It must be hard filling 24 hours a day, seven days a week with a particular type of programming. Which is probably why Syfy Channel hardly has any science fiction on it anymore. And when you try your damnedest to stick to a limited topic, you’re bound to come up with some pretty odd iterations on the theme. Which is why, I suspect, “Sweet Genius” exists on the Food Network.
On the surface, it’s your basic reality show competition. People cook stuff, people get eliminated. No different than “Chopped” or “Worst Cooks in America” or “Food Fight” or “The Great Food Truck Race.” But watch more than a few minutes, and you’ll realize “Sweet Genius” is easily the weirdest thing to air on the food-based network since the original “Iron Chef.”
Let’s start with the host, renowned (I’m gonna take their word for it) pastry chef Ron Ben-Israel. The thin, bald, bespectacled dude with the bizarrely nonspecific accent grins his way though every episode like a villain who relishes watching James Bond die in some horrible way. Instead of torturing superspies, however, Ben-Israel invites four competitors to his Willy Wonka-esque TV studio to prepare “magical and inventive” desserts for his delight. So far, nothing to be too concerned about.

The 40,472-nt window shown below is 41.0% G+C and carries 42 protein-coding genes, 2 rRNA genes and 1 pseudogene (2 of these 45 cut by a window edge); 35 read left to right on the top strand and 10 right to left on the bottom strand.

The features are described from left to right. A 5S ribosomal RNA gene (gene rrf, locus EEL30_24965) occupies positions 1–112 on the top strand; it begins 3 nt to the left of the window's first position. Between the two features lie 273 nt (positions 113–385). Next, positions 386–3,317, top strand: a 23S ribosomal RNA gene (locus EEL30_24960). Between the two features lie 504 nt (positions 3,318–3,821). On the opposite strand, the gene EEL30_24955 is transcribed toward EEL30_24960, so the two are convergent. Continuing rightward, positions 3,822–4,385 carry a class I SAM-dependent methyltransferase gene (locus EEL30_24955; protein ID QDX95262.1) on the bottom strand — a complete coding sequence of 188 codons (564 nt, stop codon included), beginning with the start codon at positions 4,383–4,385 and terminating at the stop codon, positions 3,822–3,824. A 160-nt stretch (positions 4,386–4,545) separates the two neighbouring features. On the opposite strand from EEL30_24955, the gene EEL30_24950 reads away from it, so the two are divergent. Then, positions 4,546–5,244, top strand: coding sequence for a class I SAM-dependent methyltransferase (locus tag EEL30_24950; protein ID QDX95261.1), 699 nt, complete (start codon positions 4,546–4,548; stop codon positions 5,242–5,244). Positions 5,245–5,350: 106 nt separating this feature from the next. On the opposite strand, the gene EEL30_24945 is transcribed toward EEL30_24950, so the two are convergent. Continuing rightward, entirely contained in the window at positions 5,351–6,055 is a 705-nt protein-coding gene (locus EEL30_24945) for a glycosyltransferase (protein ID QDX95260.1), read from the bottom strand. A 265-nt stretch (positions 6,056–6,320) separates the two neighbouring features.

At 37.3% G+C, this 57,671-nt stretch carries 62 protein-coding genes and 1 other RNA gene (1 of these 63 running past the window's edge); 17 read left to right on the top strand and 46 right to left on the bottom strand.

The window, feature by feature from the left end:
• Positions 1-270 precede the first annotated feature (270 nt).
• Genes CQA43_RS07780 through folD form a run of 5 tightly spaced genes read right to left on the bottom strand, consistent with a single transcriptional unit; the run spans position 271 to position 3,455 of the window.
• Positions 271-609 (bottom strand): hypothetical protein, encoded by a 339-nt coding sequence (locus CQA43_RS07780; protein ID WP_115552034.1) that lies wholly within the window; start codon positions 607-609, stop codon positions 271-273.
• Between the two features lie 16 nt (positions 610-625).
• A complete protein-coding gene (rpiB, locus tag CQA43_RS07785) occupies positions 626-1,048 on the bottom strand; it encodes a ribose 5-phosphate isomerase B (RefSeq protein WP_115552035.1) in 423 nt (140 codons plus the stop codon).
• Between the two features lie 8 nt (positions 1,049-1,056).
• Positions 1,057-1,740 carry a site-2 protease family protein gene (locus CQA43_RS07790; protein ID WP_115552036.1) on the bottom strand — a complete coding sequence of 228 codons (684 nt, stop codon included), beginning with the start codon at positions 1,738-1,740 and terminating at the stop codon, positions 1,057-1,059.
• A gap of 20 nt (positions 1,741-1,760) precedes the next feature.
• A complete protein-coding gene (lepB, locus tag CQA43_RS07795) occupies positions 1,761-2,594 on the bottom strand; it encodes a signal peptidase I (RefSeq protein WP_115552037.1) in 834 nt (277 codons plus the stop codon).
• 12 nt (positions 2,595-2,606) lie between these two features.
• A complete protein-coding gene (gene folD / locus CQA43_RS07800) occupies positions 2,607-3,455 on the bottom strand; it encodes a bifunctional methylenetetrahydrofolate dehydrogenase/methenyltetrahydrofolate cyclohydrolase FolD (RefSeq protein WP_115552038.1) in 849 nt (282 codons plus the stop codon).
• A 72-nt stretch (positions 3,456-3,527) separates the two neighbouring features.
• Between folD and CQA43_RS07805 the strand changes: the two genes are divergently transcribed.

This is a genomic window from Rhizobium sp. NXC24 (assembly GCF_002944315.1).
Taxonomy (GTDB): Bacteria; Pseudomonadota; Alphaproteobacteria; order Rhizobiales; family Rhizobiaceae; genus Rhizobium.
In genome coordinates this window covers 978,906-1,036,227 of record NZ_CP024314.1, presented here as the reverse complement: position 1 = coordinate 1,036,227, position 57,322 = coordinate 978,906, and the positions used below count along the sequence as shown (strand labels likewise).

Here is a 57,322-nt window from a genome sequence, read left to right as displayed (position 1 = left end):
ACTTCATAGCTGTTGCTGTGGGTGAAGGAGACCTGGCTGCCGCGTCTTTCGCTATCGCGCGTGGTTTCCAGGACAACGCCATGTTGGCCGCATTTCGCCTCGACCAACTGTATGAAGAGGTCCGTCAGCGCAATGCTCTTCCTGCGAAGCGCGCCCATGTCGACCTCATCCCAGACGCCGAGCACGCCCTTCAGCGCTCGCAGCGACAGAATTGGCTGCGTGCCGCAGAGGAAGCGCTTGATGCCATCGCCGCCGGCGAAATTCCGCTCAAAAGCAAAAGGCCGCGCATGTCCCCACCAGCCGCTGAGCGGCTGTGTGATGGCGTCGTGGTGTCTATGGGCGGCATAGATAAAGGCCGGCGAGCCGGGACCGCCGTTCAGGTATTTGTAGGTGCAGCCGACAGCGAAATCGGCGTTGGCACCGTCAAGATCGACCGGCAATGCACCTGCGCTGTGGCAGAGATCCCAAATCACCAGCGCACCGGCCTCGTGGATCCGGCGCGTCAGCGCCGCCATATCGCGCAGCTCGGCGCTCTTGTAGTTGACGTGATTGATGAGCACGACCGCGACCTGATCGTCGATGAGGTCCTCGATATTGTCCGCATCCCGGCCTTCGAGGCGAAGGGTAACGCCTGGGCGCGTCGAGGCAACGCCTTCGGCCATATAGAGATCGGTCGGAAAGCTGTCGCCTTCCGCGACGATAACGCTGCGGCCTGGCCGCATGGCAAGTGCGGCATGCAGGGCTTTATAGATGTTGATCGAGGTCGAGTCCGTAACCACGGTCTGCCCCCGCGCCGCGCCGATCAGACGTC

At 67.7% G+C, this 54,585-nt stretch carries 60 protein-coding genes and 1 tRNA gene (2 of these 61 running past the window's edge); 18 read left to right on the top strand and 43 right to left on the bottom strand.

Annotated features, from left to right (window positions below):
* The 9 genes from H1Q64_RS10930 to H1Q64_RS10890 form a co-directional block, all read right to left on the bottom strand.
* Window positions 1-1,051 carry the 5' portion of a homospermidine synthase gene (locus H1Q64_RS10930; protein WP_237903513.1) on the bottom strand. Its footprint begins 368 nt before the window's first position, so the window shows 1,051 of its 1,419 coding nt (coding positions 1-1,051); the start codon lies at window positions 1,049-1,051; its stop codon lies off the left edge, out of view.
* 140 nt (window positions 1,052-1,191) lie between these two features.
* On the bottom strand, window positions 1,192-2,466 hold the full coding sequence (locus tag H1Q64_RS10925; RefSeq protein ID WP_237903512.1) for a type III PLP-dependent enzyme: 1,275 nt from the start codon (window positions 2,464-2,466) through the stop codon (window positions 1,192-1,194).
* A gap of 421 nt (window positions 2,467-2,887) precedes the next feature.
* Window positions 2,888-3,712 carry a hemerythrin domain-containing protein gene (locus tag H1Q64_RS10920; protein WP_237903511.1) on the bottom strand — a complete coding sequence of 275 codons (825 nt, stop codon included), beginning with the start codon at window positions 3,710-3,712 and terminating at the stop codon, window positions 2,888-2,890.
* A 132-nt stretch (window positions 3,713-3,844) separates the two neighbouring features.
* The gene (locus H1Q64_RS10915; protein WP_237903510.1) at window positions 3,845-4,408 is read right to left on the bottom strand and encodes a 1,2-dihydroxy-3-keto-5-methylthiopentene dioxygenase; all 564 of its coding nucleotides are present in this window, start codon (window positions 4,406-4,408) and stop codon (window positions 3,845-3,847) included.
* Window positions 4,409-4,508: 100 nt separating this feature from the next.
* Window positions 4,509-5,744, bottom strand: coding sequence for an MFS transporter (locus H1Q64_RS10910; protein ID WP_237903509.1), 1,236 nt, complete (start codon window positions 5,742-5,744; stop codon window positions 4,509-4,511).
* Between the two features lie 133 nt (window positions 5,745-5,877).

Then come the ingredients. Two by two, they march down the conveyor belt to puzzle and bedevil the contestants. Jelly beans and hot sauce, candied ginger and squid ink, duck fat and fusilli. Every once in a while, the host will toss in a third ingredient, just as the chefs are finishing up their ice creams or puddings or what-have-you. Now you must add ... pretzel rods! Dance, little confectioners, dance to my mad whims!
The icing on Ben-Israel’s weirdo cake comes in the form of “inspirations.” Not only do contestants have to make a dessert from strawberry Pop-Tarts and pumpkin seeds, it must be inspired by goldfish. Or ballet dancers. Or diamonds. Or a jack-in-the-box. You ever try to make jack-in-the-box brownies? It ain’t easy, bub.
While the contestants sweat and panic trying to figure out how to add salt-and-vinegar potato chips to their already surreal creations, Ben-Israel purses his lips, arches his tiny eyebrows and coos like the mutant offspring of Dr. Evil and Dana Carvey’s Church Lady from “Saturday Night Live.” Dig a bit into his background and you’ll see he served as a soldier in the Israeli Defense Force and was a successful modern dancer before becoming owner and executive chef at Ron Ben-Israel Cakes in New York City. Dig any deeper and men in dark trench coats that smell faintly of marzipan show up at your door one night and haul you off, never to be seen again.
After each round, the I-